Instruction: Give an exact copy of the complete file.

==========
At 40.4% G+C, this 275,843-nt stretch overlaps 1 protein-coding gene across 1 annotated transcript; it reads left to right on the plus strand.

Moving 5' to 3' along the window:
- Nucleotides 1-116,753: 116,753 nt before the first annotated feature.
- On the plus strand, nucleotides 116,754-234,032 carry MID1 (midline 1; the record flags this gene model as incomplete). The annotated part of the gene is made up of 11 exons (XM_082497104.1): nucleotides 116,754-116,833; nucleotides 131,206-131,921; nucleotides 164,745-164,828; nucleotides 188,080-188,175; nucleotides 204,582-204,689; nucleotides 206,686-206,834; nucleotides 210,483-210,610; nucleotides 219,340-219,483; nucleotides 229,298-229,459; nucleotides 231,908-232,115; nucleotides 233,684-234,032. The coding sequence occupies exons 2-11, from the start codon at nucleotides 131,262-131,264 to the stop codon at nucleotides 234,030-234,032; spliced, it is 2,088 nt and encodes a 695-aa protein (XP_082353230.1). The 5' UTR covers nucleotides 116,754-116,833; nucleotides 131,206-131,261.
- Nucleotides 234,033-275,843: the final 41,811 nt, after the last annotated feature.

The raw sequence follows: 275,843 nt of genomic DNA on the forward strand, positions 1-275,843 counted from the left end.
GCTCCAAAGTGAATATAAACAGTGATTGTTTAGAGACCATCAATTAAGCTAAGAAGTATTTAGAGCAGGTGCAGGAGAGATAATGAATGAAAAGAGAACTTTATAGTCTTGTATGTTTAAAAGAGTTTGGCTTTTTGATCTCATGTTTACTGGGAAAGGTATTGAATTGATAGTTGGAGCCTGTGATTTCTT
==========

At 40.4% G+C, this 275,843-nt stretch overlaps 1 protein-coding gene across 1 annotated transcript; it reads left to right on the plus strand.

Moving 5' to 3' along the window:
- Nucleotides 1-116,753: 116,753 nt before the first annotated feature.
- On the plus strand, nucleotides 116,754-234,032 carry MID1 (midline 1; the record flags this gene model as incomplete). The annotated part of the gene is made up of 11 exons (XM_082497104.1): nucleotides 116,754-116,833; nucleotides 131,206-131,921; nucleotides 164,745-164,828; nucleotides 188,080-188,175; nucleotides 204,582-204,689; nucleotides 206,686-206,834; nucleotides 210,483-210,610; nucleotides 219,340-219,483; nucleotides 229,298-229,459; nucleotides 231,908-232,115; nucleotides 233,684-234,032. The coding sequence occupies exons 2-11, from the start codon at nucleotides 131,262-131,264 to the stop codon at nucleotides 234,030-234,032; spliced, it is 2,088 nt and encodes a 695-aa protein (XP_082353230.1). The 5' UTR covers nucleotides 116,754-116,833; nucleotides 131,206-131,261.
- Nucleotides 234,033-275,843: the final 41,811 nt, after the last annotated feature.

The raw sequence follows: 275,843 nt of genomic DNA on the forward strand, positions 1-275,843 counted from the left end.
GCTCCAAAGTGAATATAAACAGTGATTGTTTAGAGACCATCAATTAAGCTAAGAAGTATTTAGAGCAGGTGCAGGAGAGATAATGAATGAAAAGAGAACTTTATAGTCTTGTATGTTTAAAAGAGTTTGGCTTTTTGATCTCATGTTTACTGGGAAAGGTATTGAATTGATAGTTGGAGCCTGTGATTTCTT